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Evolution, not revolution

Scotland has avoided the "radical policy and curriculum overhauls" seen south of the border, exemplified by England's wholesale adoption of the Clackmannanshire synthetic phonics scheme, according to one literacy expert.

Sue Ellis, a lecturer at Strathclyde University's education faculty, argues that the Scottish practice of "evolution rather than revolution" in curriculum development has not only benefited teachers but also politicians, who reap rewards because it means that "nothing seemed to stick" to them.

She told delegates at the recent British Educational Research Association conference in Edinburgh: "In England, as soon as the exam results come out, Adonis (Schools Minister Lord Adonis) is on the radio talking about them. In Scotland, we have a Teflon First Minister who says it's down to local authorities and `not our problem'."

Scotland placed the curriculum beyond the reach of politicians, who could be targeted by pressure groups, she said. While politicians might have an "excellent understanding of how to deliver soundbites and capture media attention", they had less knowledge about teaching or interpreting statistical evidence.

Scotland had a "more measured and nuanced professional debate", she argued, as she presented her article, Policy and research: Lessons from the Clackmannanshire Synthetic Phonics Initiative.

The different responses in Scotland and England to the synthetic phonics experiment in Clackmannanshire exemplified the two countries' divergent approaches to curriculum development, she claimed.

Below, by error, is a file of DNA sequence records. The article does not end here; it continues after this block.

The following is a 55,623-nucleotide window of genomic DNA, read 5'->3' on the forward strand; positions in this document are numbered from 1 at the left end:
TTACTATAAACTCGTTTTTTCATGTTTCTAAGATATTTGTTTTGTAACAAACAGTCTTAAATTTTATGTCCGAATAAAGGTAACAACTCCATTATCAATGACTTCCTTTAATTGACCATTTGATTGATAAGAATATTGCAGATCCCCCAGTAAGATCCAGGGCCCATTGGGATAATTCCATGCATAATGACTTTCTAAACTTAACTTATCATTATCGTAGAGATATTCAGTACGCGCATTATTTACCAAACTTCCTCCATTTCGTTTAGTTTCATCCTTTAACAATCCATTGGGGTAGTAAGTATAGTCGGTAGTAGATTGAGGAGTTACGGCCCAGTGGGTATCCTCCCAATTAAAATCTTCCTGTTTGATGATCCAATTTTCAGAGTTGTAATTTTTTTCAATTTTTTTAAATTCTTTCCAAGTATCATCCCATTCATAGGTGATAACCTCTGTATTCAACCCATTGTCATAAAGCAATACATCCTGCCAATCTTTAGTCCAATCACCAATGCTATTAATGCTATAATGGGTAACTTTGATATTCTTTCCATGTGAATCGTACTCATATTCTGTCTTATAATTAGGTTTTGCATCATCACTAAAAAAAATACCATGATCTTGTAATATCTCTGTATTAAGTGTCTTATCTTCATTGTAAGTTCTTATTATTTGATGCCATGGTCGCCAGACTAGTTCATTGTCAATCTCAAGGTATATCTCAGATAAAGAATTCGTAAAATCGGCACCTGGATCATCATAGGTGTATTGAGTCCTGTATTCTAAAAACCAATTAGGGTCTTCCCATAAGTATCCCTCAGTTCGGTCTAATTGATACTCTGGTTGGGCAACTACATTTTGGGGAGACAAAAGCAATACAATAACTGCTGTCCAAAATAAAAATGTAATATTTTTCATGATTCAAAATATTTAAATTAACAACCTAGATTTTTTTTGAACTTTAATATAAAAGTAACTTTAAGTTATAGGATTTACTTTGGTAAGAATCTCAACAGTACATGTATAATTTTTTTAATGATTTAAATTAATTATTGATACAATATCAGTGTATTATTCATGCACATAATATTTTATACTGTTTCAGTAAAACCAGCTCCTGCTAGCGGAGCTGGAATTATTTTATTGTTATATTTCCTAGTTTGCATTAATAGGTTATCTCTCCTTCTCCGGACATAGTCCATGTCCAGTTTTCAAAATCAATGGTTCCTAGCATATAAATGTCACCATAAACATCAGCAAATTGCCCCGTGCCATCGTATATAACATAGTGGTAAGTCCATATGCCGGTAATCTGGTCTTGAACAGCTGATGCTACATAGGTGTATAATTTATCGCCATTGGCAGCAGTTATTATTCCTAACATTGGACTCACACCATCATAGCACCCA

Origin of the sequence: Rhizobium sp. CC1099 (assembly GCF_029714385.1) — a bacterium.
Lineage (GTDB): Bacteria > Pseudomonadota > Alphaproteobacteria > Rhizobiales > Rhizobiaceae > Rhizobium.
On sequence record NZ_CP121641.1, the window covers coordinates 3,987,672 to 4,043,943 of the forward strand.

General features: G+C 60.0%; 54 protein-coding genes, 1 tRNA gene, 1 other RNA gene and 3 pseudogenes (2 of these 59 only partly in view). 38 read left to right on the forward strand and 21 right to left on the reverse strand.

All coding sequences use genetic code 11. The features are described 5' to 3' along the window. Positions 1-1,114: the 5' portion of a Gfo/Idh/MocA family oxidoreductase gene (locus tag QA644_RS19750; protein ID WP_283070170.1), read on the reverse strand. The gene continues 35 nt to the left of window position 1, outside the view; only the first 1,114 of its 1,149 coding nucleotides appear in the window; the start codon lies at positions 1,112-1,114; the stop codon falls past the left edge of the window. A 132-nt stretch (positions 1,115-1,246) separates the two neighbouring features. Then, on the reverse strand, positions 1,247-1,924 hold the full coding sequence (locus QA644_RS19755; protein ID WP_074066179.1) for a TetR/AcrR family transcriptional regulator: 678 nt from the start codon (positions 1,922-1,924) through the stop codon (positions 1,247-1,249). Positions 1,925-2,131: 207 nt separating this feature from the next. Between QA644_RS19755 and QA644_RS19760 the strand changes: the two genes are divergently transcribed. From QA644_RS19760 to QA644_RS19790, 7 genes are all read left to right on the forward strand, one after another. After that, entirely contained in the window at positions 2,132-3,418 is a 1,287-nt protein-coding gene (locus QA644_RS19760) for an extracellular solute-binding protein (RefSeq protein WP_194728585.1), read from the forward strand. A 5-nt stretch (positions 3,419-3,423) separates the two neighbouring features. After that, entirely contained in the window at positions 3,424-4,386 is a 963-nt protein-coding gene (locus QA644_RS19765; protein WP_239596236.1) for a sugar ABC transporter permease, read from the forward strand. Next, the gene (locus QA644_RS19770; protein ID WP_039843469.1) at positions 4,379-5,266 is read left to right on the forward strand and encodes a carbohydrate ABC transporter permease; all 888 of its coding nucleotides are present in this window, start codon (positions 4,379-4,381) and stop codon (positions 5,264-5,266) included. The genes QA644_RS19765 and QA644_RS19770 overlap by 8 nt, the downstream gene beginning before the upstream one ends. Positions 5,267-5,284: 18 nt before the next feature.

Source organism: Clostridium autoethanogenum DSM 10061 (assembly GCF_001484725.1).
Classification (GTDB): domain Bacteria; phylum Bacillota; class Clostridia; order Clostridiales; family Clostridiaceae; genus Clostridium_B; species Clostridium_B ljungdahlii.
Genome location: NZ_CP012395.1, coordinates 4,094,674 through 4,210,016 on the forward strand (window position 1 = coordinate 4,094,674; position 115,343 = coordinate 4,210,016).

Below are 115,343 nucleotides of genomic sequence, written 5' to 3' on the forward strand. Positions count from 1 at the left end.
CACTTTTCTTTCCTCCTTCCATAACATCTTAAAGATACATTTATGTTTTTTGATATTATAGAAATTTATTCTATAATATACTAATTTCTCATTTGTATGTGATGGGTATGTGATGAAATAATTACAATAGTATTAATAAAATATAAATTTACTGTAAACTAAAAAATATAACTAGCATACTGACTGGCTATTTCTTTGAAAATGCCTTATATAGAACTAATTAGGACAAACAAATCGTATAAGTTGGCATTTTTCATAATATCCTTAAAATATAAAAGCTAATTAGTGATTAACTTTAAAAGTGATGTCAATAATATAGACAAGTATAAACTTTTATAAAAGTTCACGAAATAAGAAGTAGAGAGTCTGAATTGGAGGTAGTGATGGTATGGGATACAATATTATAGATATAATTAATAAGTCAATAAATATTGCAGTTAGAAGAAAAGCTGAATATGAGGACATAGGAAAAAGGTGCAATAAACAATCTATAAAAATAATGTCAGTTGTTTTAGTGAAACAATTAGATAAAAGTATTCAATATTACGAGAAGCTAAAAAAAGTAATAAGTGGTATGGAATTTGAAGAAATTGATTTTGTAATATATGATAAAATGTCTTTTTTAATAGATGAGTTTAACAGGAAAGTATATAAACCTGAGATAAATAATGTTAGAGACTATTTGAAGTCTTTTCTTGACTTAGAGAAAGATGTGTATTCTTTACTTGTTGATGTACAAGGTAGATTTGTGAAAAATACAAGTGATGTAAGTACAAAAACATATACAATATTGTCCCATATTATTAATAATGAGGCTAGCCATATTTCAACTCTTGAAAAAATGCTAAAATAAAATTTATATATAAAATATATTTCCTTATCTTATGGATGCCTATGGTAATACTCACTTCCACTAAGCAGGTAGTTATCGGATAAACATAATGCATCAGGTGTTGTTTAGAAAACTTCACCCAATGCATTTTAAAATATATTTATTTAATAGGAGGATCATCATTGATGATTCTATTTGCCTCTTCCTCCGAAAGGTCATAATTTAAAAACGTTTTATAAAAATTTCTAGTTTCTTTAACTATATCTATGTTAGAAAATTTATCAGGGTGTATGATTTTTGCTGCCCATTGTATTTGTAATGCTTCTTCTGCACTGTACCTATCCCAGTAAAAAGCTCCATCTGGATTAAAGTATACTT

After seven years of following the programme in Clackmannanshire, pupils were three years and six months ahead of their chronological age in decoding words, one year and nine months ahead in spelling, and 3.5 months above the expected level for reading comprehension, researchers from St Andrews University found.

In England, the results of the study sparked an immediate review of the National Literacy Strategy. The outcome of that review, the Rose Report, "placed considerable weight on the findings of a seven-year longitudinal study in Clackmannanshire" and concluded: "All children in England should be taught to read using systematic synthetic phonics as the prime approach in learning to read."

In contrast, an HMIE report in Scotland said: "While this programme had made a strong impact on pupils' ability to sound out, spell and recognise words, further work was required to link these skills to other aspects of reading."

The technique had improved children's ability to decode long, complicated words, Mrs Ellis explained, but not necessarily their ability to read and understand. "Scotland locates curriculum decisions closer to the people that deliver them and that sharpens up thinking enormously," she concluded.

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